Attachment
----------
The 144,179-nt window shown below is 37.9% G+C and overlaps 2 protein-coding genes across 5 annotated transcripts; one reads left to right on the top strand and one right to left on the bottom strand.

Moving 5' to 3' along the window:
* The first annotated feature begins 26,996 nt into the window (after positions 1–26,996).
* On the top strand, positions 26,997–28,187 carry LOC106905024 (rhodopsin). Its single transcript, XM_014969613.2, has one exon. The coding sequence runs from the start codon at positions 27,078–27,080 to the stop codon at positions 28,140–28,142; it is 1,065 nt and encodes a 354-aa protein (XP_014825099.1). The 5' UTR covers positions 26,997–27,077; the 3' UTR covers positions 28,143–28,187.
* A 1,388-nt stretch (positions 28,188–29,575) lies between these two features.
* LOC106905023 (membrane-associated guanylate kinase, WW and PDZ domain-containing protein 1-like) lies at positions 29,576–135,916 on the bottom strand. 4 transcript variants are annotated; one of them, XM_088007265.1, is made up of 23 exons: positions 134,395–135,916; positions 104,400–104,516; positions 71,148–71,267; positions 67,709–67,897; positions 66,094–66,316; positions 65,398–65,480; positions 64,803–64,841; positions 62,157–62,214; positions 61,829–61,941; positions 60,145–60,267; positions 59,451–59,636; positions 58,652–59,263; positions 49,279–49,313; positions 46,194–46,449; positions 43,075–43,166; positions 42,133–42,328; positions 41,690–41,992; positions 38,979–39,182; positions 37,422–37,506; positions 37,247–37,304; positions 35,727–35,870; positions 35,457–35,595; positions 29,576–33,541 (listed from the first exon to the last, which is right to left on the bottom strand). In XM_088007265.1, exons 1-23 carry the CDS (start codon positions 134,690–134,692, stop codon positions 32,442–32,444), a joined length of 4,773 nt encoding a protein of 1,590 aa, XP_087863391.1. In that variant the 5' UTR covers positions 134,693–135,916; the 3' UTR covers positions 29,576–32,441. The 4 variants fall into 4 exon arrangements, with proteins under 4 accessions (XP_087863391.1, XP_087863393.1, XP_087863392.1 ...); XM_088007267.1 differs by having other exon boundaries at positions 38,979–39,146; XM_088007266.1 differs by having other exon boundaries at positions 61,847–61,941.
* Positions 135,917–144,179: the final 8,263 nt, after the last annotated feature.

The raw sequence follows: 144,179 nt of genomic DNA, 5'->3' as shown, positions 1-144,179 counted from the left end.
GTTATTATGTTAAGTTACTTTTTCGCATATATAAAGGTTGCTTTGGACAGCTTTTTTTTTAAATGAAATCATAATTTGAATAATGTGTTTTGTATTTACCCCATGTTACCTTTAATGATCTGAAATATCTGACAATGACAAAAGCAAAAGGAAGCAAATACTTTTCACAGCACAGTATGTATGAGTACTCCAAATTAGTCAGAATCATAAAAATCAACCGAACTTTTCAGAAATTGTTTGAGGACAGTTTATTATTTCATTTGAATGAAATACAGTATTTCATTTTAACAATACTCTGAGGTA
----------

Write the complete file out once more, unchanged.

The 144,179-nt window shown below is 37.9% G+C and overlaps 2 protein-coding genes across 5 annotated transcripts; one reads left to right on the top strand and one right to left on the bottom strand.

Moving 5' to 3' along the window:
* The first annotated feature begins 26,996 nt into the window (after positions 1–26,996).
* On the top strand, positions 26,997–28,187 carry LOC106905024 (rhodopsin). Its single transcript, XM_014969613.2, has one exon. The coding sequence runs from the start codon at positions 27,078–27,080 to the stop codon at positions 28,140–28,142; it is 1,065 nt and encodes a 354-aa protein (XP_014825099.1). The 5' UTR covers positions 26,997–27,077; the 3' UTR covers positions 28,143–28,187.
* A 1,388-nt stretch (positions 28,188–29,575) lies between these two features.
* LOC106905023 (membrane-associated guanylate kinase, WW and PDZ domain-containing protein 1-like) lies at positions 29,576–135,916 on the bottom strand. 4 transcript variants are annotated; one of them, XM_088007265.1, is made up of 23 exons: positions 134,395–135,916; positions 104,400–104,516; positions 71,148–71,267; positions 67,709–67,897; positions 66,094–66,316; positions 65,398–65,480; positions 64,803–64,841; positions 62,157–62,214; positions 61,829–61,941; positions 60,145–60,267; positions 59,451–59,636; positions 58,652–59,263; positions 49,279–49,313; positions 46,194–46,449; positions 43,075–43,166; positions 42,133–42,328; positions 41,690–41,992; positions 38,979–39,182; positions 37,422–37,506; positions 37,247–37,304; positions 35,727–35,870; positions 35,457–35,595; positions 29,576–33,541 (listed from the first exon to the last, which is right to left on the bottom strand). In XM_088007265.1, exons 1-23 carry the CDS (start codon positions 134,690–134,692, stop codon positions 32,442–32,444), a joined length of 4,773 nt encoding a protein of 1,590 aa, XP_087863391.1. In that variant the 5' UTR covers positions 134,693–135,916; the 3' UTR covers positions 29,576–32,441. The 4 variants fall into 4 exon arrangements, with proteins under 4 accessions (XP_087863391.1, XP_087863393.1, XP_087863392.1 ...); XM_088007267.1 differs by having other exon boundaries at positions 38,979–39,146; XM_088007266.1 differs by having other exon boundaries at positions 61,847–61,941.
* Positions 135,917–144,179: the final 8,263 nt, after the last annotated feature.

The raw sequence follows: 144,179 nt of genomic DNA, 5'->3' as shown, positions 1-144,179 counted from the left end.
GTTATTATGTTAAGTTACTTTTTCGCATATATAAAGGTTGCTTTGGACAGCTTTTTTTTTAAATGAAATCATAATTTGAATAATGTGTTTTGTATTTACCCCATGTTACCTTTAATGATCTGAAATATCTGACAATGACAAAAGCAAAAGGAAGCAAATACTTTTCACAGCACAGTATGTATGAGTACTCCAAATTAGTCAGAATCATAAAAATCAACCGAACTTTTCAGAAATTGTTTGAGGACAGTTTATTATTTCATTTGAATGAAATACAGTATTTCATTTTAACAATACTCTGAGGTA